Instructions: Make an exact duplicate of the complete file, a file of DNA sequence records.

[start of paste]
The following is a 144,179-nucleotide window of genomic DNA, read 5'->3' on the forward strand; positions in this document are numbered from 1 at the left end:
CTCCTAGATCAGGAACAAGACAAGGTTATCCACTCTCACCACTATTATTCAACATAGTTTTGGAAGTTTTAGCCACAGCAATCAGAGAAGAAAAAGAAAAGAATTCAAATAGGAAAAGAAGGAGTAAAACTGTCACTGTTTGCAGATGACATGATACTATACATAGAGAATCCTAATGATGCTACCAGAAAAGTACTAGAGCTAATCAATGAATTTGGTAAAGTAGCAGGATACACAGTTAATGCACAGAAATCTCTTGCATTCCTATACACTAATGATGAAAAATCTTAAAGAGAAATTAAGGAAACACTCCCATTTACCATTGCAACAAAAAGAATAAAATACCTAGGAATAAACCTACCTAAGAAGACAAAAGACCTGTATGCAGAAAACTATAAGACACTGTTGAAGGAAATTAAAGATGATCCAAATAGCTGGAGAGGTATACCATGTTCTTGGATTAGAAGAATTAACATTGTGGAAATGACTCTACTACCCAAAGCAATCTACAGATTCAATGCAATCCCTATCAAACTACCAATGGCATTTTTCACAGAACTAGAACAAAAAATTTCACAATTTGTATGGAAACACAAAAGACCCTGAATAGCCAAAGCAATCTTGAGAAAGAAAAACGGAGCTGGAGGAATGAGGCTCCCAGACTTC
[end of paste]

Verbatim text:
The following is a 144,179-nucleotide window of genomic DNA, read 5'->3' on the forward strand; positions in this document are numbered from 1 at the left end:
CTCCTAGATCAGGAACAAGACAAGGTTATCCACTCTCACCACTATTATTCAACATAGTTTTGGAAGTTTTAGCCACAGCAATCAGAGAAGAAAAAGAAAAGAATTCAAATAGGAAAAGAAGGAGTAAAACTGTCACTGTTTGCAGATGACATGATACTATACATAGAGAATCCTAATGATGCTACCAGAAAAGTACTAGAGCTAATCAATGAATTTGGTAAAGTAGCAGGATACACAGTTAATGCACAGAAATCTCTTGCATTCCTATACACTAATGATGAAAAATCTTAAAGAGAAATTAAGGAAACACTCCCATTTACCATTGCAACAAAAAGAATAAAATACCTAGGAATAAACCTACCTAAGAAGACAAAAGACCTGTATGCAGAAAACTATAAGACACTGTTGAAGGAAATTAAAGATGATCCAAATAGCTGGAGAGGTATACCATGTTCTTGGATTAGAAGAATTAACATTGTGGAAATGACTCTACTACCCAAAGCAATCTACAGATTCAATGCAATCCCTATCAAACTACCAATGGCATTTTTCACAGAACTAGAACAAAAAATTTCACAATTTGTATGGAAACACAAAAGACCCTGAATAGCCAAAGCAATCTTGAGAAAGAAAAACGGAGCTGGAGGAATGAGGCTCCCAGACTTC